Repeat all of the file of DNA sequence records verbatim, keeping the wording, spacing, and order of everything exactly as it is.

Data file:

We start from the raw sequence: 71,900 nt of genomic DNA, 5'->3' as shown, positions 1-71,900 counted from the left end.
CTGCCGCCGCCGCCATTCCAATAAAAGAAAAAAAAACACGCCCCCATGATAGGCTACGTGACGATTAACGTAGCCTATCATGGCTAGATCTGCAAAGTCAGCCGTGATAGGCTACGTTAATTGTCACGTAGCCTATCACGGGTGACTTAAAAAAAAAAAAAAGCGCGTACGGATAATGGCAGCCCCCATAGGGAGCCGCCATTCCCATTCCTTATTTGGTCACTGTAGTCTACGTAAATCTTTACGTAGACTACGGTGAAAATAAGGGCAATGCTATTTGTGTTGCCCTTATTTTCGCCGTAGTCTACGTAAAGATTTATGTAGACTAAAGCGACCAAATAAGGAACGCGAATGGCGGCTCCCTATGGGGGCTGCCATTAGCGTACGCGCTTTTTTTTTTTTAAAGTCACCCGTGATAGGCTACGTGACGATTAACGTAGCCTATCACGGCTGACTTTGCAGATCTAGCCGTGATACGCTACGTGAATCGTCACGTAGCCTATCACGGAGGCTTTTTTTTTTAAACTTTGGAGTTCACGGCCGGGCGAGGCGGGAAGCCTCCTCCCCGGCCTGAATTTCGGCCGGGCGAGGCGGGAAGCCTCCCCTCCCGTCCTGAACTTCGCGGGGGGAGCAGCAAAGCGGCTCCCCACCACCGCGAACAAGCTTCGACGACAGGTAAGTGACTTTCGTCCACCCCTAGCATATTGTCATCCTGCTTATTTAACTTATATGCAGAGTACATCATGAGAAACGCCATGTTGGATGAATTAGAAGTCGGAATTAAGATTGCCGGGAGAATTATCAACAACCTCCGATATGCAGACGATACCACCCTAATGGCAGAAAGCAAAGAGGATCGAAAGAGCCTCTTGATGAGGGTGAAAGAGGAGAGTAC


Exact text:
We start from the raw sequence: 71,900 nt of genomic DNA, 5'->3' as shown, positions 1-71,900 counted from the left end.
CTGCCGCCGCCGCCATTCCAATAAAAGAAAAAAAAACACGCCCCCATGATAGGCTACGTGACGATTAACGTAGCCTATCATGGCTAGATCTGCAAAGTCAGCCGTGATAGGCTACGTTAATTGTCACGTAGCCTATCACGGGTGACTTAAAAAAAAAAAAAAGCGCGTACGGATAATGGCAGCCCCCATAGGGAGCCGCCATTCCCATTCCTTATTTGGTCACTGTAGTCTACGTAAATCTTTACGTAGACTACGGTGAAAATAAGGGCAATGCTATTTGTGTTGCCCTTATTTTCGCCGTAGTCTACGTAAAGATTTATGTAGACTAAAGCGACCAAATAAGGAACGCGAATGGCGGCTCCCTATGGGGGCTGCCATTAGCGTACGCGCTTTTTTTTTTTTAAAGTCACCCGTGATAGGCTACGTGACGATTAACGTAGCCTATCACGGCTGACTTTGCAGATCTAGCCGTGATACGCTACGTGAATCGTCACGTAGCCTATCACGGAGGCTTTTTTTTTTAAACTTTGGAGTTCACGGCCGGGCGAGGCGGGAAGCCTCCTCCCCGGCCTGAATTTCGGCCGGGCGAGGCGGGAAGCCTCCCCTCCCGTCCTGAACTTCGCGGGGGGAGCAGCAAAGCGGCTCCCCACCACCGCGAACAAGCTTCGACGACAGGTAAGTGACTTTCGTCCACCCCTAGCATATTGTCATCCTGCTTATTTAACTTATATGCAGAGTACATCATGAGAAACGCCATGTTGGATGAATTAGAAGTCGGAATTAAGATTGCCGGGAGAATTATCAACAACCTCCGATATGCAGACGATACCACCCTAATGGCAGAAAGCAAAGAGGATCGAAAGAGCCTCTTGATGAGGGTGAAAGAGGAGAGTAC